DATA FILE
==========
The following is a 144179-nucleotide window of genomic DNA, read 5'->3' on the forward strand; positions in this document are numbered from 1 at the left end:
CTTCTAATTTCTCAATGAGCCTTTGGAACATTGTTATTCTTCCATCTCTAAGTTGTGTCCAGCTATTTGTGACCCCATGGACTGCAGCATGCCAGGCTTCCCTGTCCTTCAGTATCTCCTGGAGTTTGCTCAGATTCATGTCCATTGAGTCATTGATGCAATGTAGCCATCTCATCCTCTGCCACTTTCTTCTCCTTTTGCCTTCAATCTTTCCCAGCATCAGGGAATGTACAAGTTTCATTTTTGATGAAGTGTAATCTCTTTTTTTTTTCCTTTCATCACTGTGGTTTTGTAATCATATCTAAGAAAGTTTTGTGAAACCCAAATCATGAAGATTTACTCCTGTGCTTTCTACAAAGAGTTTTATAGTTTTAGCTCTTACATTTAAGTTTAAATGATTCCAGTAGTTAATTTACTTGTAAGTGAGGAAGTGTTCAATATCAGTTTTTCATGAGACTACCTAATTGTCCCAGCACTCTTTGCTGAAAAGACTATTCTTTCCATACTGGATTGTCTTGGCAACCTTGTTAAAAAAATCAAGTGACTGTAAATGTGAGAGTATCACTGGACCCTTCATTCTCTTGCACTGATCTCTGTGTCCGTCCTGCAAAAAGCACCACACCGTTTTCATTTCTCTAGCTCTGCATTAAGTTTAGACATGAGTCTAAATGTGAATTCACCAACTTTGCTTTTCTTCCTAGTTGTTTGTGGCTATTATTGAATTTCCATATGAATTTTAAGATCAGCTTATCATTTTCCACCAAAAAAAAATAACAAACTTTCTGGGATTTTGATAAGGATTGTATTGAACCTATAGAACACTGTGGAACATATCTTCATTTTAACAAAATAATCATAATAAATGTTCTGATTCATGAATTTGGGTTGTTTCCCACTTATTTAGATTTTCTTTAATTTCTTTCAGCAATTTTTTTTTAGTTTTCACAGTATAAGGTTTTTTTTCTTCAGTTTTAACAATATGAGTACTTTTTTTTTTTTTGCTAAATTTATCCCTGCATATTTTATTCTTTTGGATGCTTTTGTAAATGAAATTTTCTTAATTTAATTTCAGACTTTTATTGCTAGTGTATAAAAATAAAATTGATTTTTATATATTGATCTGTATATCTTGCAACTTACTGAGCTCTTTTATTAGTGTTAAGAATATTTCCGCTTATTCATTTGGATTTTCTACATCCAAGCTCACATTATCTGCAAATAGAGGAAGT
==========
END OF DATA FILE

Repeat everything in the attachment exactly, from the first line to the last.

The following is a 144179-nucleotide window of genomic DNA, read 5'->3' on the forward strand; positions in this document are numbered from 1 at the left end:
CTTCTAATTTCTCAATGAGCCTTTGGAACATTGTTATTCTTCCATCTCTAAGTTGTGTCCAGCTATTTGTGACCCCATGGACTGCAGCATGCCAGGCTTCCCTGTCCTTCAGTATCTCCTGGAGTTTGCTCAGATTCATGTCCATTGAGTCATTGATGCAATGTAGCCATCTCATCCTCTGCCACTTTCTTCTCCTTTTGCCTTCAATCTTTCCCAGCATCAGGGAATGTACAAGTTTCATTTTTGATGAAGTGTAATCTCTTTTTTTTTTCCTTTCATCACTGTGGTTTTGTAATCATATCTAAGAAAGTTTTGTGAAACCCAAATCATGAAGATTTACTCCTGTGCTTTCTACAAAGAGTTTTATAGTTTTAGCTCTTACATTTAAGTTTAAATGATTCCAGTAGTTAATTTACTTGTAAGTGAGGAAGTGTTCAATATCAGTTTTTCATGAGACTACCTAATTGTCCCAGCACTCTTTGCTGAAAAGACTATTCTTTCCATACTGGATTGTCTTGGCAACCTTGTTAAAAAAATCAAGTGACTGTAAATGTGAGAGTATCACTGGACCCTTCATTCTCTTGCACTGATCTCTGTGTCCGTCCTGCAAAAAGCACCACACCGTTTTCATTTCTCTAGCTCTGCATTAAGTTTAGACATGAGTCTAAATGTGAATTCACCAACTTTGCTTTTCTTCCTAGTTGTTTGTGGCTATTATTGAATTTCCATATGAATTTTAAGATCAGCTTATCATTTTCCACCAAAAAAAAATAACAAACTTTCTGGGATTTTGATAAGGATTGTATTGAACCTATAGAACACTGTGGAACATATCTTCATTTTAACAAAATAATCATAATAAATGTTCTGATTCATGAATTTGGGTTGTTTCCCACTTATTTAGATTTTCTTTAATTTCTTTCAGCAATTTTTTTTTAGTTTTCACAGTATAAGGTTTTTTTTCTTCAGTTTTAACAATATGAGTACTTTTTTTTTTTTTGCTAAATTTATCCCTGCATATTTTATTCTTTTGGATGCTTTTGTAAATGAAATTTTCTTAATTTAATTTCAGACTTTTATTGCTAGTGTATAAAAATAAAATTGATTTTTATATATTGATCTGTATATCTTGCAACTTACTGAGCTCTTTTATTAGTGTTAAGAATATTTCCGCTTATTCATTTGGATTTTCTACATCCAAGCTCACATTATCTGCAAATAGAGGAAGT